4.  
  5. Check the voltage drop between the starter housing and the frame. Turn the ignition key to the START position and note the voltage drop.
  6.  
  7. If the voltage drop in any of the above is more than 1.0 volts, there is excessive resistance in the circuit. Clean and retest all cables not within specification. Replace as necessary.
  8.  

No Load Test

See Figure 1



Click image to see an enlarged view

Fig. Fig. 1: Proper connections for the starter no-load test

Make the test connections as shown in the illustration. Close the switch and compare the rpm, current and voltage readings with the specification found on the chart located in this section.

  1. Current draw and no load speed within specifications indicates normal condition of the starter motor.
  2.  
  3. Low free speed and high current draw indicates worn bearings, a bent armature shaft, a shorted armature or grounded armature fields
  4.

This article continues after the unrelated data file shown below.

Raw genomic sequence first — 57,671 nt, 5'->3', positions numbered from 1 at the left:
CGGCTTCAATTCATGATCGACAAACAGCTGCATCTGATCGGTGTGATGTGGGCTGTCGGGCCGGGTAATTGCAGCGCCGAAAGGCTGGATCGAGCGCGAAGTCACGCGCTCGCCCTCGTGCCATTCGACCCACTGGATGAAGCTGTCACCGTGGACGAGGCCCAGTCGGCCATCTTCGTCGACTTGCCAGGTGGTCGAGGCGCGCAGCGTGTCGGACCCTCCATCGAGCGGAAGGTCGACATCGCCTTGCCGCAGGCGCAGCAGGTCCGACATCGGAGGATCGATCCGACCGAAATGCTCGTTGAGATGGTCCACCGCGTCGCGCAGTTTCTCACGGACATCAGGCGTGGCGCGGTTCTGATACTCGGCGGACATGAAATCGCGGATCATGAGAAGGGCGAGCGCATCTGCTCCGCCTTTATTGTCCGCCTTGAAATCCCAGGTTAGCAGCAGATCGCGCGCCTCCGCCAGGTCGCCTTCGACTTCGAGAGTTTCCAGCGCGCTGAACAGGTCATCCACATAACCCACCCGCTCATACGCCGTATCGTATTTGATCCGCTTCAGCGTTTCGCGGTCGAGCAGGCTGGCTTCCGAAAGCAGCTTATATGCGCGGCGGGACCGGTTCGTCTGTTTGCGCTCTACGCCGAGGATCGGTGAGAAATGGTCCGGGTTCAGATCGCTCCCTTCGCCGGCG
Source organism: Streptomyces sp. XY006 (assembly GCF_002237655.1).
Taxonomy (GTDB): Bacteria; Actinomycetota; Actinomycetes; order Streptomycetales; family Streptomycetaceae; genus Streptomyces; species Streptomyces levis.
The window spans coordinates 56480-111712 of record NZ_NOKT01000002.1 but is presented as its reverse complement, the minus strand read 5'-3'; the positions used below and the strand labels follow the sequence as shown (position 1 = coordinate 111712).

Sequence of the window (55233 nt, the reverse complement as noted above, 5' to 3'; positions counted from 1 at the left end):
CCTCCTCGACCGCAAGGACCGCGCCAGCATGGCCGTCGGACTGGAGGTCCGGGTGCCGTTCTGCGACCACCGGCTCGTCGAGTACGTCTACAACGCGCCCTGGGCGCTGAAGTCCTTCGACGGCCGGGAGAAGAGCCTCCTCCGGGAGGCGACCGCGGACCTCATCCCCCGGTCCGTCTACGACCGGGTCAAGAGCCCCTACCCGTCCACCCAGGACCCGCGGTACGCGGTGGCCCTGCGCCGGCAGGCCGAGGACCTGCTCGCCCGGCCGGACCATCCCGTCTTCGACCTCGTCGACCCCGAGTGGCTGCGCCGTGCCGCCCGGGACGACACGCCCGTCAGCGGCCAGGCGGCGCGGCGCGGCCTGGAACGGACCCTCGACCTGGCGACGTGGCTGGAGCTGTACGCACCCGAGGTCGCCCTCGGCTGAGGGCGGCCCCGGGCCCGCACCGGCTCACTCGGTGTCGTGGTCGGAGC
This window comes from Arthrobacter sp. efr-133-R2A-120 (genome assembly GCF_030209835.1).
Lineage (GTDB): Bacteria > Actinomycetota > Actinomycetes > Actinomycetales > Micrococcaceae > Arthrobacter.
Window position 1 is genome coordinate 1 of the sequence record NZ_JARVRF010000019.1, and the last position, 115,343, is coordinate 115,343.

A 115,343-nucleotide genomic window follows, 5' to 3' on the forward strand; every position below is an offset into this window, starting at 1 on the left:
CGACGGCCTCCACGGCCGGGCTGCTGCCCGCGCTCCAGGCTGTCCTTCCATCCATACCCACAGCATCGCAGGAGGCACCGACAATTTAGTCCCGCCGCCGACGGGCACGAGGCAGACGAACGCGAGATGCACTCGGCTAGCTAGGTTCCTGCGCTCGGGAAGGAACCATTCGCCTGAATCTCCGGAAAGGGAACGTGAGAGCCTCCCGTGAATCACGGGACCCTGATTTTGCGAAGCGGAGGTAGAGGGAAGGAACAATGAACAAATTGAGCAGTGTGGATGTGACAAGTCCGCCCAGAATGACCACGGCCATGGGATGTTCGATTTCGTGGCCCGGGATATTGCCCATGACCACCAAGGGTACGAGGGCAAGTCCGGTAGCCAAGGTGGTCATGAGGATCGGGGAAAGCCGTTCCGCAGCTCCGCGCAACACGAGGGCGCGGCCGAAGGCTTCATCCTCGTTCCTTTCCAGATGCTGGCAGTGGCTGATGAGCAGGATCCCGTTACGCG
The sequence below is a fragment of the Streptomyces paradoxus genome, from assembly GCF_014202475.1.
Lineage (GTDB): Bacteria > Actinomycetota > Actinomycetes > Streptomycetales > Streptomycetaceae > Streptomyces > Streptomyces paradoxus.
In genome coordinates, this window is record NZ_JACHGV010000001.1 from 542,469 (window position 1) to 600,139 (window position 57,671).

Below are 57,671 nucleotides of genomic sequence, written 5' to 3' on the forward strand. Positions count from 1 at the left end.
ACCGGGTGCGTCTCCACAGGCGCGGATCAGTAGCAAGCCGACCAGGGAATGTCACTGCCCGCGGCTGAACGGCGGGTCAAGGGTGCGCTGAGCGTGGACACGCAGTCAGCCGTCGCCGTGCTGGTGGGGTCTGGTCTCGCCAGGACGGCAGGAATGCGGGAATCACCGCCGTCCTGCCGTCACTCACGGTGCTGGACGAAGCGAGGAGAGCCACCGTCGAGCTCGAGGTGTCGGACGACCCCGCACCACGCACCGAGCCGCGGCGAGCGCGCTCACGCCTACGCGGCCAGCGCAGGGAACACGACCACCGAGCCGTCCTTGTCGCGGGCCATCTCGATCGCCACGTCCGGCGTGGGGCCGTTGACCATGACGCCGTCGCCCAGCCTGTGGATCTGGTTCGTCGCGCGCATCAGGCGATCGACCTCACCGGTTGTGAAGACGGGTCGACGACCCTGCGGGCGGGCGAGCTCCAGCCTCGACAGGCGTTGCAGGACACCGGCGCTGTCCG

5. Failure to operate with high current draw indicates a direct ground in the terminal or fields, or frozen bearings.
  6.  
  7. Failure to operate with no current draw indicates an open field circuit, open armature coils, broken brush springs, worn brushes or other causes which would prevent good contact between the commutator and the brushes.
  8.  
  9. A low no load speed and low current draw indicates high internal resistance due to poor connections, defective leads or a dirty commutator.
  10.  
  11. High free speed and high current draw usually indicate shorted fields or a shorted armature.
  12.  

REMOVAL & INSTALLATION



Rear Wheel Drive Trucks

See Figures 2, 3 and 4

  1. Disconnect the negative battery cable.
  2.  

When necessary for access from underneath the truck, raise and support the vehicle safely using jackstands.

  1. On 2.5L engines, remove the brush end mounting bracket from the starter motor.
  2.